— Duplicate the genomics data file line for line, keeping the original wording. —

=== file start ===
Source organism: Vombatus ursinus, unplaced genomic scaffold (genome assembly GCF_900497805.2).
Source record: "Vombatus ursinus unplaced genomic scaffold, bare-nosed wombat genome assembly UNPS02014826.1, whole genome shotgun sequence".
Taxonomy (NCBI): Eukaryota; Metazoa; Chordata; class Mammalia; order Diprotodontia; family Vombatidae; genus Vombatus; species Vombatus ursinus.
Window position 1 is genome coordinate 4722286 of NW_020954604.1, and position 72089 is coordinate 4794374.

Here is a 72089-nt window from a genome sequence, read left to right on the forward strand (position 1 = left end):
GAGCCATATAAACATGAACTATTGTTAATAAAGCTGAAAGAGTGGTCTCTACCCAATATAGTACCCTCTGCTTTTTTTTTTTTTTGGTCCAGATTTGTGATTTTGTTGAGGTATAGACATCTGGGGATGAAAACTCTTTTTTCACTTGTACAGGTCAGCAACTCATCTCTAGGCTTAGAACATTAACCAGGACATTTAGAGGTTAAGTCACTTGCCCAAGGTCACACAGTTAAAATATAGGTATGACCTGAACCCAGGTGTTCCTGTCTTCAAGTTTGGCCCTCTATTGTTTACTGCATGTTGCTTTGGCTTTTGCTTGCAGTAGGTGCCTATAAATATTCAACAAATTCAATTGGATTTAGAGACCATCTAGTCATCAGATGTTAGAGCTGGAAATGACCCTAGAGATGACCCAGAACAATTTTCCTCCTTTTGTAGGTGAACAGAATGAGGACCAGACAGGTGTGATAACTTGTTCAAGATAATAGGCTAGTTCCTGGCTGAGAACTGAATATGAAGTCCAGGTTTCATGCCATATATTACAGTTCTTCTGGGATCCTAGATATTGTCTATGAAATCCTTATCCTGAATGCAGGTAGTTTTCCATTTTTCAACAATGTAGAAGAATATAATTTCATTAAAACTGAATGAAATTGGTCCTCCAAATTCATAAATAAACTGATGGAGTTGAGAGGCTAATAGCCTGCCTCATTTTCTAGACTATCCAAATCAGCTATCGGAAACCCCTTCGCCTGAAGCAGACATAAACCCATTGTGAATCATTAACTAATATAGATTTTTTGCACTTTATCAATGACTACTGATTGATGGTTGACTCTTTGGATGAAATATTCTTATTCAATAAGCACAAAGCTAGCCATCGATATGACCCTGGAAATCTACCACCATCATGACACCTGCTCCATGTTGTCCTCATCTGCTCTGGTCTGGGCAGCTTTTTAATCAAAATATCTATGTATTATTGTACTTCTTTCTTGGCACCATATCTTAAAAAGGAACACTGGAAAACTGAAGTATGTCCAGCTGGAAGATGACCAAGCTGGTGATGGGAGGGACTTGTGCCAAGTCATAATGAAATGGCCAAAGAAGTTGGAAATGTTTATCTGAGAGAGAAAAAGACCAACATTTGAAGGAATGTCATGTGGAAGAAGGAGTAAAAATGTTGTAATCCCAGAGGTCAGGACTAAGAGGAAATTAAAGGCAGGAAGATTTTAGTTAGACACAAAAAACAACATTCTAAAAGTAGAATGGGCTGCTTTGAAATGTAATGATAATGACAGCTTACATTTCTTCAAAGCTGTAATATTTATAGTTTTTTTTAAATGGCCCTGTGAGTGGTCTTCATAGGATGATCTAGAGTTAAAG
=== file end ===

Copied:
Source organism: Vombatus ursinus, unplaced genomic scaffold (genome assembly GCF_900497805.2).
Source record: "Vombatus ursinus unplaced genomic scaffold, bare-nosed wombat genome assembly UNPS02014826.1, whole genome shotgun sequence".
Taxonomy (NCBI): Eukaryota; Metazoa; Chordata; class Mammalia; order Diprotodontia; family Vombatidae; genus Vombatus; species Vombatus ursinus.
Window position 1 is genome coordinate 4722286 of NW_020954604.1, and position 72089 is coordinate 4794374.

Here is a 72089-nt window from a genome sequence, read left to right on the forward strand (position 1 = left end):
GAGCCATATAAACATGAACTATTGTTAATAAAGCTGAAAGAGTGGTCTCTACCCAATATAGTACCCTCTGCTTTTTTTTTTTTTTGGTCCAGATTTGTGATTTTGTTGAGGTATAGACATCTGGGGATGAAAACTCTTTTTTCACTTGTACAGGTCAGCAACTCATCTCTAGGCTTAGAACATTAACCAGGACATTTAGAGGTTAAGTCACTTGCCCAAGGTCACACAGTTAAAATATAGGTATGACCTGAACCCAGGTGTTCCTGTCTTCAAGTTTGGCCCTCTATTGTTTACTGCATGTTGCTTTGGCTTTTGCTTGCAGTAGGTGCCTATAAATATTCAACAAATTCAATTGGATTTAGAGACCATCTAGTCATCAGATGTTAGAGCTGGAAATGACCCTAGAGATGACCCAGAACAATTTTCCTCCTTTTGTAGGTGAACAGAATGAGGACCAGACAGGTGTGATAACTTGTTCAAGATAATAGGCTAGTTCCTGGCTGAGAACTGAATATGAAGTCCAGGTTTCATGCCATATATTACAGTTCTTCTGGGATCCTAGATATTGTCTATGAAATCCTTATCCTGAATGCAGGTAGTTTTCCATTTTTCAACAATGTAGAAGAATATAATTTCATTAAAACTGAATGAAATTGGTCCTCCAAATTCATAAATAAACTGATGGAGTTGAGAGGCTAATAGCCTGCCTCATTTTCTAGACTATCCAAATCAGCTATCGGAAACCCCTTCGCCTGAAGCAGACATAAACCCATTGTGAATCATTAACTAATATAGATTTTTTGCACTTTATCAATGACTACTGATTGATGGTTGACTCTTTGGATGAAATATTCTTATTCAATAAGCACAAAGCTAGCCATCGATATGACCCTGGAAATCTACCACCATCATGACACCTGCTCCATGTTGTCCTCATCTGCTCTGGTCTGGGCAGCTTTTTAATCAAAATATCTATGTATTATTGTACTTCTTTCTTGGCACCATATCTTAAAAAGGAACACTGGAAAACTGAAGTATGTCCAGCTGGAAGATGACCAAGCTGGTGATGGGAGGGACTTGTGCCAAGTCATAATGAAATGGCCAAAGAAGTTGGAAATGTTTATCTGAGAGAGAAAAAGACCAACATTTGAAGGAATGTCATGTGGAAGAAGGAGTAAAAATGTTGTAATCCCAGAGGTCAGGACTAAGAGGAAATTAAAGGCAGGAAGATTTTAGTTAGACACAAAAAACAACATTCTAAAAGTAGAATGGGCTGCTTTGAAATGTAATGATAATGACAGCTTACATTTCTTCAAAGCTGTAATATTTATAGTTTTTTTTAAATGGCCCTGTGAGTGGTCTTCATAGGATGATCTAGAGTTAAAG